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ContinuousWave: Small Boat Electrical
Deadliest Catch: Ship Radios
|Author||Topic: Deadliest Catch: Ship Radios|
posted 05-19-2014 12:18 PM ET (US)
As a ardent fan of Deadliest Catch, the long-running television show about commercial fishing in the Bering Sea, I have taken to noticing the VHF Marine Band radios being used on the various fishing vessels. Since these boats are operating in the Bering Sea under some of the worst wind and wave conditions you could imagine, I suspect they give some thought to their VHF Marine Band radio equipment. So far in the 2014 season I have noticed the following ships and radios in use:
F/V NORTHWESTERN callsign WDE5199, MMSI 367363350, appears to be using a SAILOR brand VHF Marine Band DSC radio. The SAILOR radios are made by Cobham in England, and they are rather pricey. I didn't catch the model number in use. There is a model 6216 that goes for about $600, and it looked a lot like the radio I caught a glimpse of during the television show. ( SAILOR 6216 )
F/V TIME BANDIT callsign WDH2111 , MMSI 367594480, appeared in a recent episode to be using a Standard-Horizon INTREPID+ radio, model GX1270S. (This is a discontinued radio.) ( GX1270 )
I will watch for other instances on the show where the ship and its VHF radio can be identified and report more sightings.
posted 05-19-2014 05:41 PM ET (US)
Another good commercial brand of VHF you might see on some of the boats is SEA radio. RF Harris used to be a top brand but, don't know if it still made today.
posted 05-19-2014 09:05 PM ET (US)
Well let us know if you see that SEA brand on any of the fishing boats on Deadliest Catch at sea. I see that SEA radios are made near Seattle. I wouldn't be surprised to see one on a boat from that home port.
posted 05-21-2014 06:15 AM ET (US)
In the episode where the Arctic Hunter is sinking - you can clearly see the Saga's (the boat that comes to rescue the the Arctic Hunter's crew) Furuno VHF radio. This is visibly about the 1:33 mark in the video clip. https://tv.yahoo.com/blogs/tv-news/ deadliest-catch-villain-elliott-neese-hero-rescue-video-031704631.html
The Saga's Furuno VHF radio seems to be an older discontinued model, but looking at the Furuno website it was interesting to see their top of the line FM800S has an MSRP of $2,495. The FM800S is a 24 volt radio and meets the GMDSS carriage requirements for SOLAS ships and can connect to the public telephone network. What is the advantages of a VHF radio running on 24 volts?
posted 05-21-2014 08:18 AM ET (US)
Many commercial boats and ships are delivered with a 24 volt power source at the bridge. Most have a serious battery bank and distribution of 24 volt power allows the use of smaller gauge cable. The advantages are obvious.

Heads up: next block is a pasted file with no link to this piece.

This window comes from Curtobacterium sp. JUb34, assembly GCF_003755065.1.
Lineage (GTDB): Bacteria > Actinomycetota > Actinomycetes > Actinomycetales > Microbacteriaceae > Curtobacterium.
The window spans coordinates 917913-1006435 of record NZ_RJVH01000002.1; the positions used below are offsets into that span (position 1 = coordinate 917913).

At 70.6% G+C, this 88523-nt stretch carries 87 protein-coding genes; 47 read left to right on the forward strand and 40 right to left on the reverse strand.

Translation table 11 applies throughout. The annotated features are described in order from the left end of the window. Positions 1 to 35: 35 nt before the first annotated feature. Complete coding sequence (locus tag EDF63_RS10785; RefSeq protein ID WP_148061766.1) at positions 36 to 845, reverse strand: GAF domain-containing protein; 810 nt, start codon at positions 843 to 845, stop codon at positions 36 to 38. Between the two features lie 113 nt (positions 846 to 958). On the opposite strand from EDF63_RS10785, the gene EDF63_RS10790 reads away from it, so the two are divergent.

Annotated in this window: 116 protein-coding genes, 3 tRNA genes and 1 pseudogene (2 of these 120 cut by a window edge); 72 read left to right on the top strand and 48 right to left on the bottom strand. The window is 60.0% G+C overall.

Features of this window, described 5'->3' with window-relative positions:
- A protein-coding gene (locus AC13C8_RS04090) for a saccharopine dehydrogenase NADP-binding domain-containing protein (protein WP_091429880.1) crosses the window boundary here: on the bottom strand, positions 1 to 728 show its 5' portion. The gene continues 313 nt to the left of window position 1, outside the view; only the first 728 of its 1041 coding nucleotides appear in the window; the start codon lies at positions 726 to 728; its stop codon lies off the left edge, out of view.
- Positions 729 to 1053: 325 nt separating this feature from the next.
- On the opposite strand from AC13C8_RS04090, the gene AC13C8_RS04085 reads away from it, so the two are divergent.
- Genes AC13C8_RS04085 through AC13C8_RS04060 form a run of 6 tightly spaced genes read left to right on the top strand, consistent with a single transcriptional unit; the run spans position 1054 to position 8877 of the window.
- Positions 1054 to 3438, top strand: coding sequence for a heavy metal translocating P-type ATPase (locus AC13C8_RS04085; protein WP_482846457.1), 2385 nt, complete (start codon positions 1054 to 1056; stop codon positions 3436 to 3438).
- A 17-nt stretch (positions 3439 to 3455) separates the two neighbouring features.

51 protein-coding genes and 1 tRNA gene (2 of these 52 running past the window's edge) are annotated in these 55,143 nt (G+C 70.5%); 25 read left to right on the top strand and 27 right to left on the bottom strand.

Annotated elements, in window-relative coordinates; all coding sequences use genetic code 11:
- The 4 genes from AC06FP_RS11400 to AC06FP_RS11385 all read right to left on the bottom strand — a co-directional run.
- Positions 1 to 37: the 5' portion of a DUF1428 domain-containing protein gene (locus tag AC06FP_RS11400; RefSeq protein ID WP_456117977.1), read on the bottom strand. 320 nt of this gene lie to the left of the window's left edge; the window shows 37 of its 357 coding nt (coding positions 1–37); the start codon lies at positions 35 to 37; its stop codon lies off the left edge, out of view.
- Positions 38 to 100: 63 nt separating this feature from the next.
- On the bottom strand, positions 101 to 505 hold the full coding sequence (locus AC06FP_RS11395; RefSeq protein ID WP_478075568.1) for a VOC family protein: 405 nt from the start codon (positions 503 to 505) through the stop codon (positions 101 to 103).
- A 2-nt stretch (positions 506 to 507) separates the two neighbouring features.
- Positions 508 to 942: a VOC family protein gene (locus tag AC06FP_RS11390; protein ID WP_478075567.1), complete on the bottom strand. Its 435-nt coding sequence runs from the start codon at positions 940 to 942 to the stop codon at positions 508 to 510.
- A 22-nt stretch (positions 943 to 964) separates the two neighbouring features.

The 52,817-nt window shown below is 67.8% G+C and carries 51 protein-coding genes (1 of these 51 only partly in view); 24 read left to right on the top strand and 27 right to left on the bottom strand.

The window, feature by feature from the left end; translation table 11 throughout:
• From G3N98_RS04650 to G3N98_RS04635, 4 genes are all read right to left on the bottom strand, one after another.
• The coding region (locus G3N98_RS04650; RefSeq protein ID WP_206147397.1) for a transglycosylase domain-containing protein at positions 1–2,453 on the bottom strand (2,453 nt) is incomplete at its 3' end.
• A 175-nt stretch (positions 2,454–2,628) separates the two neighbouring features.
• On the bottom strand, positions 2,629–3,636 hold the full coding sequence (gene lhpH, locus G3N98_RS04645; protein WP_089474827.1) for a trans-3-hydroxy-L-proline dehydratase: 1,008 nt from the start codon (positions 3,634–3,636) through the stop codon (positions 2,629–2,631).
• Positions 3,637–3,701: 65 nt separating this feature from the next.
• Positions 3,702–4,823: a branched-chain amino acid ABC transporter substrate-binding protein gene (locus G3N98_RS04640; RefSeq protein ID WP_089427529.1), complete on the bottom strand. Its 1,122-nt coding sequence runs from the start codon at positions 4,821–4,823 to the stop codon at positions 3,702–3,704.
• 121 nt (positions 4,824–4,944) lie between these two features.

posted 05-21-2014 12:59 PM ET (US)
I saw that FURUNO radio last night, too. Good work on tracking down the model numbers.
posted 05-25-2014 09:02 AM ET (US)
"Many commercial boats and ships are delivered with a 24 volt power source at the bridge."
Yes, even mid sized pleasure boats.
Prior to the popularization of 24 volt DC systems, our 1980 Hatteras 58 purchased in 2000 had a 32 volt DC system.
This required four long and skinny 8 volt batteries for each house bank (2 volts per cell), or 8 batteries in all for two house banks. All the house lights were 32 volt bulbs. To my great relief, when one of the 32 volt engine alternators packed up in Juneau, a local repair shop rebuilt it overnight and I was able to reinstall it the next morning and get under way. With 32 volt starters, the Detroit Diesels started instantly.
When we replaced the old radar, the new Furuno unit was spec'd to receive 12-32 volts.
Now with 24 volt systems in use one can use the taller 6 volt golf cart batteries in series to produce the house banks and save significant engine room space.
posted 06-13-2014 01:26 PM ET (US)
Below find the callsign, MMSI, link to more ship data, and VHF radio model (if known) for several of the vessels of DEADLIEST CATCH:
F/V CAPE CAUTION
posted 06-13-2014 01:35 PM ET (US)
With the vessel MMSI, you can locate a recent position for the vessel using MARINETRAFFIC.COM. For example, for the NORTHWESTERN, see
posted 06-14-2014 12:32 AM ET (US)
[Changed topic. Dave--please start a new thread for your new topic. Many thanks. --jimh]
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